- Approaches to constructing samples and assessment items for quantitative studies.
- Demonstration of how to perform validity tests of research instruments.
- Demonstration and practice of qualitative methods, including clinical interviews.
- Hands-on practice of various statistical techniques.
- How to interpret quantitative and qualitative data.
- Common errors, issues, and obstacles in learning progressions research.
- Strategies for gaining research access to students in K-12 classrooms.
Outcomes: Participants will leave the workshop with an in-depth introduction to learning progressions research and how to use the knowledge gained from the training to plan and design a learning progressions research proposal and project related to standards 1-3 in Geography for Life: National Geography Standards, Second Edition.
In the weeks following the workshop, participants will formalize their research methods and timeline in a written research plan that will specify methods of data collection, analysis, and reporting. Participants will be invited to submit their research plans for publication in a special issue of the journal, Research in Geographic Education.
There will also be an opportunity for participants to join a broad-based research proposal that will seek funding for the full-scale implementation of the research plans emerging from the GeoProgressions workshop. This proposed project will be designed to coordinate the work of an interdisciplinary network of researchers in a collaborative effort to develop, test, and validate learning progressions for maps, geospatial technology, and spatial thinking. The proposal will be coordinated by the National Center for Research in Geography Education (www.ncrge.org), a research consortium led by the Association of American Geographers (AAG) and Texas State University.
For additional information about the GeoProgressions project, visit: www.ncrge.org/projects/geoprogressions/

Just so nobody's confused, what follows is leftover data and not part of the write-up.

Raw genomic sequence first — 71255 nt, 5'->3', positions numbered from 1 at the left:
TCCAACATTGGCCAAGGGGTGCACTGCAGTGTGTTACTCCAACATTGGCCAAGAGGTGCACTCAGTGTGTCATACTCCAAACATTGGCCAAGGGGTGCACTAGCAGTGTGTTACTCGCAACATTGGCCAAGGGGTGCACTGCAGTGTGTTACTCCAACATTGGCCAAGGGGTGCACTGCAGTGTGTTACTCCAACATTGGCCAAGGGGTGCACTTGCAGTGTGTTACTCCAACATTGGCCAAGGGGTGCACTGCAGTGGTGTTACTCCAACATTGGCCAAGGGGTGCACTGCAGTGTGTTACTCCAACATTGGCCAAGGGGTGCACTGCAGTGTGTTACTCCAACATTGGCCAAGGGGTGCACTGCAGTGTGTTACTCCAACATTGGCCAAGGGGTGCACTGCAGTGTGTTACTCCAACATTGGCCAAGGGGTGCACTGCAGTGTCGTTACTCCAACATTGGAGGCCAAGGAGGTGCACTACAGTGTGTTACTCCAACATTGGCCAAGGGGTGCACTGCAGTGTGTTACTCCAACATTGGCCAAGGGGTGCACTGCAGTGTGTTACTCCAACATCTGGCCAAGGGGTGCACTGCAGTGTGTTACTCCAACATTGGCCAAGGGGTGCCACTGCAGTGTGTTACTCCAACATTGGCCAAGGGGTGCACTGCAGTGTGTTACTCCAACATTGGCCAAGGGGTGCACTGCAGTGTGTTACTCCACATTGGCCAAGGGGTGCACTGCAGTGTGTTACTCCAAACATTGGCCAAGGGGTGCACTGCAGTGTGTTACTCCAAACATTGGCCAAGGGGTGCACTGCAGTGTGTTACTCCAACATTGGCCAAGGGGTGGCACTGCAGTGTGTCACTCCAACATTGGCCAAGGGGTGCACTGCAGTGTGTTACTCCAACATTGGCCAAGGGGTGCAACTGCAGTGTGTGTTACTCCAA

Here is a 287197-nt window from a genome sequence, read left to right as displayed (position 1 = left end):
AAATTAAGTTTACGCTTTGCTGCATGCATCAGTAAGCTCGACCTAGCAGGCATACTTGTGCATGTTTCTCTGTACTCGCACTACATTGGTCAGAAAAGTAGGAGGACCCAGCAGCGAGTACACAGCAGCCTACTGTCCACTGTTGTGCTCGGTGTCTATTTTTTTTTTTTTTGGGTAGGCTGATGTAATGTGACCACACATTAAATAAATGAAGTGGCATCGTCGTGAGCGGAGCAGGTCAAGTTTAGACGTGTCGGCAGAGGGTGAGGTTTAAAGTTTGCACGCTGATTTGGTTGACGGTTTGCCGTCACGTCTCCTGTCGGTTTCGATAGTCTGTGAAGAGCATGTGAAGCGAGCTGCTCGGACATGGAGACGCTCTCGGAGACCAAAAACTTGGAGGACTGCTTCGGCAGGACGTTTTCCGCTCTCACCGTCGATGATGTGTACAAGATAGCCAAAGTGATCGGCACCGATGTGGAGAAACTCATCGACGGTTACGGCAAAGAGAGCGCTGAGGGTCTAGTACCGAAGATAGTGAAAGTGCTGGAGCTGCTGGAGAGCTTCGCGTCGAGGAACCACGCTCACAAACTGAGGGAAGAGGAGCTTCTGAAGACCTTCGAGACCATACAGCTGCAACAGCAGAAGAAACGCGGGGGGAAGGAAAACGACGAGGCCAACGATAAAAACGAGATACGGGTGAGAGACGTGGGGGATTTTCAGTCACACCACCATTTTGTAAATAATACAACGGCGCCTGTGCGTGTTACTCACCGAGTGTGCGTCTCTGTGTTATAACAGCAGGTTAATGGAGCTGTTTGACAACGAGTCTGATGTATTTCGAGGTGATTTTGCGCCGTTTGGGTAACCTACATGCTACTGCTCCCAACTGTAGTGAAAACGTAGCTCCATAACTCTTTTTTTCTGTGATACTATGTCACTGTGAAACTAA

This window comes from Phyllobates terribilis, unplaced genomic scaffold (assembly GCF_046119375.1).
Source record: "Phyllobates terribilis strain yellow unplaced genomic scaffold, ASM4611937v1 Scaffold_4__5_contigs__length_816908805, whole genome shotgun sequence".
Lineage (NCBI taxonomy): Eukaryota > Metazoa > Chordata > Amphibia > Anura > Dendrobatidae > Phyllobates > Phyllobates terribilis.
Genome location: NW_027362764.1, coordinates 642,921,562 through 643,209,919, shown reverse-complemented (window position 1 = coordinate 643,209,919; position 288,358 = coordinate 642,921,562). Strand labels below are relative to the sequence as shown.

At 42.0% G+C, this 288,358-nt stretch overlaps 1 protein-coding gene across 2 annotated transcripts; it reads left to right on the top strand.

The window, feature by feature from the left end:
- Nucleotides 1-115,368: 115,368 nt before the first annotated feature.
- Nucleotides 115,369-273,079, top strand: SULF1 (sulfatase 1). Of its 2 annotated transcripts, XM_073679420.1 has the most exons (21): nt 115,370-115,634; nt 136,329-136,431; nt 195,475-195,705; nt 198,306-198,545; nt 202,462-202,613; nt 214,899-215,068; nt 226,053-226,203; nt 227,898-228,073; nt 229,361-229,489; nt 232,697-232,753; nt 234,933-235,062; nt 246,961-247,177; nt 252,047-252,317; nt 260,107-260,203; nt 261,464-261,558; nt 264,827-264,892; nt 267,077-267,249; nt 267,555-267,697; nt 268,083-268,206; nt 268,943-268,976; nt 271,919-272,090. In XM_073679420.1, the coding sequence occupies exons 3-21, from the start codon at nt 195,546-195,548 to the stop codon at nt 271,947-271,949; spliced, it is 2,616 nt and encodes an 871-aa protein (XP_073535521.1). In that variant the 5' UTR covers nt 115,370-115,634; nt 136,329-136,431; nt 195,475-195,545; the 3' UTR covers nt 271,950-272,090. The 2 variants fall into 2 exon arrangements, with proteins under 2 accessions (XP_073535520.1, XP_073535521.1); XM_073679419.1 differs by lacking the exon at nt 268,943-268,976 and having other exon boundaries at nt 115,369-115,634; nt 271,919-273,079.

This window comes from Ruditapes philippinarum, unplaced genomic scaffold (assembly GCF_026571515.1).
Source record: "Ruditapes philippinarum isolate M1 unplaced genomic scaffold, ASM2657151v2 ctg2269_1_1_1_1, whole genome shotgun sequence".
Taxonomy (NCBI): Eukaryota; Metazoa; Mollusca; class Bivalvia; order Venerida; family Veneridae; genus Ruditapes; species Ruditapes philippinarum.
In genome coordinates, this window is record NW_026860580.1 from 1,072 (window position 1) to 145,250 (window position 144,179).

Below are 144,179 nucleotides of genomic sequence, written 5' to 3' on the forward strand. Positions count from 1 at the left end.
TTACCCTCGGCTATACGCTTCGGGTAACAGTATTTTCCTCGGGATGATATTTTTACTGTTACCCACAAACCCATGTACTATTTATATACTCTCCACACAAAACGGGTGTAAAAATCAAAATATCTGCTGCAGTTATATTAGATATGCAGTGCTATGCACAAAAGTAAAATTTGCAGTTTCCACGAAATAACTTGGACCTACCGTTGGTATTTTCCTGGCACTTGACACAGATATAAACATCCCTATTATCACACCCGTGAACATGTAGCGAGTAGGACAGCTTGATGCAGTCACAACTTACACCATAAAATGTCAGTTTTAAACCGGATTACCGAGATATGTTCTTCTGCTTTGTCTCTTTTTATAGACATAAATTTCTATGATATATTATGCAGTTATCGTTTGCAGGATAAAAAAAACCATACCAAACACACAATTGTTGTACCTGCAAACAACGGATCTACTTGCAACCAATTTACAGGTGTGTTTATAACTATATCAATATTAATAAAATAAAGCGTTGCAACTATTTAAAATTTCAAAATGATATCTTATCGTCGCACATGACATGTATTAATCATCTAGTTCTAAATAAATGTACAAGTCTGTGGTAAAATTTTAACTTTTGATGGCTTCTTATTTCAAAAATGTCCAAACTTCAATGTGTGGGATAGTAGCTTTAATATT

Funding: The workshop grant will pay the following expenses for accepted participants:
- Round-trip economy airfare to Washington, D.C.
- Lodging (3-nights accommodation, arriving Thursday, October 9 and departing Sunday afternoon, October 12).
- Meals (breakfast, lunch, and snack breaks), and local transportation during the workshop. A sponsored reception and dinner will be held on the evening of Thursday, October 9. Participants will be responsible for their own dinners on other evenings.
Details about travel and accommodation will be provided after applications have been reviewed and accepted.Please note that the workshop grant can only support the participation of U.S.-based scholars and students.
Application: The workshop grant will support 24 participants. To apply for consideration, complete the application form and submit it with the requested accompanying materials to arrive by June 30, 2014 at the latest. Early career scholars are especially encouraged to apply.
Participants will be notified of an acceptance decision by August 1, 2014. Final selections will be made to ensure diversity of institutional affiliations, research interests, and disciplinary expertise.
Applicants are advised not to make travel commitments until their participation has been confirmed by the AAG.
Questions? Contact the GeoProgressions project director, Dr. Michael Solem (msolem [at] aag [dot] org, 202-234-1450).
Support for this GeoProgressions workshop comes from the Association of American Geographers, Gilbert M. Grosvenor Center for Geographic Education, National Center for Research in Geography Education, National Council for Geographic Education, National Geographic Society, and National Science Foundation (Award DRL-1347859).